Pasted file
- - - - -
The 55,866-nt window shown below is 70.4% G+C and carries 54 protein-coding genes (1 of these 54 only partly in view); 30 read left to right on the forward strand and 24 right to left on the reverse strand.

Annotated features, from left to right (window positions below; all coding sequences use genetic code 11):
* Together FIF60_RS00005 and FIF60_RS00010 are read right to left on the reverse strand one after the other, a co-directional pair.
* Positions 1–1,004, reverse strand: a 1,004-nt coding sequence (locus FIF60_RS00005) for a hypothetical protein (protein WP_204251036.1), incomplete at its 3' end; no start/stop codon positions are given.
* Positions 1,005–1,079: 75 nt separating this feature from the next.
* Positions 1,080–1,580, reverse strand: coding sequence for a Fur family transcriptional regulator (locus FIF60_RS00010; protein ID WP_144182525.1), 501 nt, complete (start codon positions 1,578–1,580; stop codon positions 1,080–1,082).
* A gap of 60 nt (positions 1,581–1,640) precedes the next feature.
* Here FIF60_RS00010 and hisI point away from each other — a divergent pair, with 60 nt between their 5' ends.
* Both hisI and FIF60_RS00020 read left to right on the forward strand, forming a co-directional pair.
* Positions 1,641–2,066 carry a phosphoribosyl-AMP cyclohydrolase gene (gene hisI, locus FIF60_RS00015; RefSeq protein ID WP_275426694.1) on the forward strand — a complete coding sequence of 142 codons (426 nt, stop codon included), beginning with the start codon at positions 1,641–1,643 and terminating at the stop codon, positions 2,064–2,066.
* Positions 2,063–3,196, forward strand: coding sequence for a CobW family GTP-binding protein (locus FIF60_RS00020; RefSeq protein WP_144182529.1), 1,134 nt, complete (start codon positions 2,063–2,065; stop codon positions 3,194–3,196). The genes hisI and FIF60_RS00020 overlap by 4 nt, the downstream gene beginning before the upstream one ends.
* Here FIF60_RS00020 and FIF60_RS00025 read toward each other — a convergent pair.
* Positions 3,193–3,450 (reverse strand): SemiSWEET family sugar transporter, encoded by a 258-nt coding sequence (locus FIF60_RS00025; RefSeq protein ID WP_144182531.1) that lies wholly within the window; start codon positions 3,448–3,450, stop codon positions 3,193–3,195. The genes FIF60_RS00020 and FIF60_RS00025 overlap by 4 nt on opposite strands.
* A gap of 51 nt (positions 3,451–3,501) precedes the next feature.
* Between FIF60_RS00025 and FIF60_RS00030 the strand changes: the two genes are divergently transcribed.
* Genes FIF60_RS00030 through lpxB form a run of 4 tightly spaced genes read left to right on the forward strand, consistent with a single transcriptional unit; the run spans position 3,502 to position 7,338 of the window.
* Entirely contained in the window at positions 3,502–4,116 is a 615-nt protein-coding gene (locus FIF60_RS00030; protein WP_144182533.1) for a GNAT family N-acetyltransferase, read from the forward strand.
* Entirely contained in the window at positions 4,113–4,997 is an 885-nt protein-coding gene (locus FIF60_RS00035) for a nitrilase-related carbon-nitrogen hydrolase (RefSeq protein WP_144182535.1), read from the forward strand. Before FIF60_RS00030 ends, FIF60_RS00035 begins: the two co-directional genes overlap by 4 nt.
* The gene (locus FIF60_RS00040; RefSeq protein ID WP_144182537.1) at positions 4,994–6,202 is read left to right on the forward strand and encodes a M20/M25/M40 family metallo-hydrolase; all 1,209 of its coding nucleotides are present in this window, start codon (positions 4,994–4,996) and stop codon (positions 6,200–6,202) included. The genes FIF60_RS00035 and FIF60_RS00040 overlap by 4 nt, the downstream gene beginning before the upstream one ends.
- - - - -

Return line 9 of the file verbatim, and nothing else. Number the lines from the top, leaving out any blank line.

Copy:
* Both hisI and FIF60_RS00020 read left to right on the forward strand, forming a co-directional pair.